I enjoyed reading Jean Tubridy’s post this morning entitled The Sewing Tin. Both my grandmothers as well as my mother had a sewing box of some sort. Some were in old tins and others were in boxes. I, too, remember well the contents of those boxes. They held a little of everything.
I remember well the first time I went to a small department store with my grandmother and our visit to the ‘Notions’ department. There I saw a vast array of all the items necessary to construct a garment, or drapes, or even cushions and pillow covers. There were graduated displays of thread in every color imaginable (although there were not as many bright colors as exist today). J&P Coats and Clarks were the most familiar brand names. The spools were made of a soft wood with a thin cut at the top to anchor the loose end of the thread.
There were zippers galore, delicate pairs of hook and eye closures, needles, pins and pin cushions shaped like tomatoes, lace, elastic, and shiny new scissors. There were also wooden cases with drawers used to hold dress patterns in every size. My grandmother always knew exactly what she needed so there was not much time for browsing.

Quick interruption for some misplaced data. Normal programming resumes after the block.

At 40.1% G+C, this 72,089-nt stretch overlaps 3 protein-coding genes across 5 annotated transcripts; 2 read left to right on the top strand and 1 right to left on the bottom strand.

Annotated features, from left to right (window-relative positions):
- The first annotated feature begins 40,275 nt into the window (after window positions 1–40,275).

The section of notions that always made me STOP in my tracks, were the buttons. Every woman in my family had a jar full of mis-matched buttons. You never knew when a button would be lost and the search through the button jar would begin.I loved playing with the old buttons, but I was so thrilled to see little cardboard cards full of new stylish buttons that matched!
I learned to sew on a button very early and have sewed on many buttons in my time. But sitting here today and thinking back it has probably been 10 years since I sewed a button on a garment. My generation might be the first in my family with no button jar.
When I started learning to make beaded jewelry, buttons were always part of the wire wrapped rings I made. I guess I never lost my fascination for them.
I don’t know of any stores that have a ‘Notions’ department now. Some of the mega discount stores like Walmart have small sewing departments, but you generally must go to a fabric specialty store to buy such things now.
Another disappearing part of our culture.